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Realized in a dream, “Heat” opens in the Herberger College

September 09, 2002

WHAT: ASU’s Herberger College Department of Theatre presents “Heat,” an original play by Beverly Smith-Dawson and directed by Kindra Steenerson.

“Heat” is the coming-of-age story of an African-American girl, Speckled Girl, living in a mythical region of the Southwest. African and African-American mythology play a large part in this story, where a blood sacrifice brings water to the desert. At the heart of the story is the journey Speckled Girl must take from girlhood to womanhood, a journey replete with discovery, pleasure and pain.

Smith-Dawson received the vision for the script in a dream.

This play is not appropriate for young audiences.

WHENSept. 20-29, 2002, 7:30 p.m. (matinee-only shows are Sept. 22 & 29; the performance on Sept. 22 will be sign language interpreted).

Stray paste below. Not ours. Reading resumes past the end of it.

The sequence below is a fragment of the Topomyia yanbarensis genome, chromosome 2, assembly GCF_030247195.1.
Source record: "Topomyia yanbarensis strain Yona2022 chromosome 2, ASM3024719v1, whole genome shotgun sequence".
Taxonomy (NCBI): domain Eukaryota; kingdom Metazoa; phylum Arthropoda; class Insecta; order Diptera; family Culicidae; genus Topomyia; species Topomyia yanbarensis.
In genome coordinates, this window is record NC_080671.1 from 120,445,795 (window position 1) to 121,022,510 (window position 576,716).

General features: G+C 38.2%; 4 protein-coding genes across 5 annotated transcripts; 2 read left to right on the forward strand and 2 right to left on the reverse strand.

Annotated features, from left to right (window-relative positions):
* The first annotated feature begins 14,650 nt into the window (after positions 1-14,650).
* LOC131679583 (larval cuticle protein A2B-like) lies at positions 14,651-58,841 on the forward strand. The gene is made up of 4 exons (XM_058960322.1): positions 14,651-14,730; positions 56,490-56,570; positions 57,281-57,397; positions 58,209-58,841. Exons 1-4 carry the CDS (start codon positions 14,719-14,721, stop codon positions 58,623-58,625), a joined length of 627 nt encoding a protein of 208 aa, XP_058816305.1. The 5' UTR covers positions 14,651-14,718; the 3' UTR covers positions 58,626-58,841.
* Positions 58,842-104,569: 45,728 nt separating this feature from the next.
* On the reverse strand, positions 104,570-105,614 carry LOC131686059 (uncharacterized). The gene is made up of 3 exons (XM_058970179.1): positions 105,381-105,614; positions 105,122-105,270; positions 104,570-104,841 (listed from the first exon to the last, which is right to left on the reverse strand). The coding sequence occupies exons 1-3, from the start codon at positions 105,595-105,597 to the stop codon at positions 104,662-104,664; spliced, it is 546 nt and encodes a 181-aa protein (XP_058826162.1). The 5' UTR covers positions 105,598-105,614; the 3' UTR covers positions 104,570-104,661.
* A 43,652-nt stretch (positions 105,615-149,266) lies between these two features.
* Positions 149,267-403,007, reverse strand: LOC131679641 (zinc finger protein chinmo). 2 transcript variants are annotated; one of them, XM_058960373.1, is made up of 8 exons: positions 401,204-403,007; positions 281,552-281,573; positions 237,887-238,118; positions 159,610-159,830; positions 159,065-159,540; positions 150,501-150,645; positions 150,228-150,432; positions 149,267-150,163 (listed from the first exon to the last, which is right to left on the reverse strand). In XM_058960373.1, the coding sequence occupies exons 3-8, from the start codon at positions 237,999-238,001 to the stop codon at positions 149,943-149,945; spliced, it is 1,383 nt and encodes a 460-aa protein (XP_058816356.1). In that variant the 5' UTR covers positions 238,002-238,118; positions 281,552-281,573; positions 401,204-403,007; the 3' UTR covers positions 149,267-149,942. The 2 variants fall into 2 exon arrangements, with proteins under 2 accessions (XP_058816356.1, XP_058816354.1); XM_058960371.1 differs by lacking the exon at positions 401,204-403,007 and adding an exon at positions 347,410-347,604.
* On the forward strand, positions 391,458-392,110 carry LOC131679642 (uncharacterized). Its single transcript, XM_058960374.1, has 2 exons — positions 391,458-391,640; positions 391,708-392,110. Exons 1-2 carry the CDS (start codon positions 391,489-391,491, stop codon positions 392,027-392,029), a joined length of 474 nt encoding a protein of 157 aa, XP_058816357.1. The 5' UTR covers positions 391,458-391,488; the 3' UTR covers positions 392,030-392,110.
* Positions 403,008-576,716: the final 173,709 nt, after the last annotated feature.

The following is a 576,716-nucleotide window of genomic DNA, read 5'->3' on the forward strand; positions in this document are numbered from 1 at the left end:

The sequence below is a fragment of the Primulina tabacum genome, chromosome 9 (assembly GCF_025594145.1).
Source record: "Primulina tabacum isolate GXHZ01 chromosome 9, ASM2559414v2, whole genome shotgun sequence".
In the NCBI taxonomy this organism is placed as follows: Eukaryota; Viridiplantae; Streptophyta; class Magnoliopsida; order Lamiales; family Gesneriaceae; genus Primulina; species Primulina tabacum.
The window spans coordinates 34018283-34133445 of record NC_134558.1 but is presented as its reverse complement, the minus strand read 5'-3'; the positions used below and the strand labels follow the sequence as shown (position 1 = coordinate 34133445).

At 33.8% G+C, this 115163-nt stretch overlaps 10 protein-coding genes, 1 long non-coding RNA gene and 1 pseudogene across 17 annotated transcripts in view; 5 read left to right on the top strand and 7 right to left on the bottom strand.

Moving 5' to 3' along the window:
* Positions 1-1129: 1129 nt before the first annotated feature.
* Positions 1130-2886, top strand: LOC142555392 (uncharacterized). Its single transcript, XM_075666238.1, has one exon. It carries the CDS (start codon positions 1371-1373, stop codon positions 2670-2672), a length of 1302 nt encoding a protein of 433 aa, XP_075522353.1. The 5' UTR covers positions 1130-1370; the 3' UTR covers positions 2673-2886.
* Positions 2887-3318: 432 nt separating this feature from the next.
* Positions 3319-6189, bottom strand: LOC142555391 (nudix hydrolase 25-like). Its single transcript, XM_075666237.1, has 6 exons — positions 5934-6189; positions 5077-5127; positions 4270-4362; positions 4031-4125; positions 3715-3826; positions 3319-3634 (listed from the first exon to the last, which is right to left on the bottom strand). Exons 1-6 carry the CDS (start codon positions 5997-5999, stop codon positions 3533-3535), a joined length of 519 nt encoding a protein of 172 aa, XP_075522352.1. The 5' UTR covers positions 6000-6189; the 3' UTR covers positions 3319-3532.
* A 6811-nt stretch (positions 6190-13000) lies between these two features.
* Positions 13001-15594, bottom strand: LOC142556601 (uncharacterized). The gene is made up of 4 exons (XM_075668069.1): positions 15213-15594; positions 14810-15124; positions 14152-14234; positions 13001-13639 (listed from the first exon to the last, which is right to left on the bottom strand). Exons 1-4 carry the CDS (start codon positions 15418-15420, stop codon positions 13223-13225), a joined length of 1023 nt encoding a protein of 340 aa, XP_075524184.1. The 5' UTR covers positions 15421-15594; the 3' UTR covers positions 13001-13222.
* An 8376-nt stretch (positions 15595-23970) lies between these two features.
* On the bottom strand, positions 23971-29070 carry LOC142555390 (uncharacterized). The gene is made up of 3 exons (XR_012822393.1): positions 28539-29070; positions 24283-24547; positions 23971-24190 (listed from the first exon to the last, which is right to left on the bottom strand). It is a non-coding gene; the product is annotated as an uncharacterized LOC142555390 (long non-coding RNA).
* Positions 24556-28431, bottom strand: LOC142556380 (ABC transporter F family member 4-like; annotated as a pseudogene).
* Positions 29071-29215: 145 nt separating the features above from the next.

WHERE: The Lyceum Theatre, 901 S. Forest Mall on the ASU campus in Tempe.

TICKETS: $14 adults, $12 seniors, faculty and staff; $5 students.


Originally a screenplay, the script “works on the stage without being adapted,” says Smith-Dawson, who was on the faculty in the department of theatre from 1998 to 2001. The script was a screenplay finalist at the 2001 Moondance Film Festival.

"‘Heat’" was pretty much ‘given’ to me through a dream,” Smith-Dawson says. “All of the images are dream images.”

Kindra Steenerson, the show’s director, says that directing “Heat” has been an exciting challenge for her.

“Because this play was taken from, and conceptualized as, a dream, the possibilities for experimentation are endless,” Steenerson says. “This is both a blessing and a curse. However, from the play's fluidity of locale, action and emotion to its seamless format, to the inclusion of multi-media support and the fact that the piece is written as a screenplay, it is a creative opportunity that defies conventional boundaries.

“The coming-of-age aspect comments on the never-ending circle of life,” she adds, “just as water is imperative to the nurturing and continuation of life, providing support for the earth, animals, and humans, the “blood” of mankind completes the cycle.”

Media Contact:
Megan Krause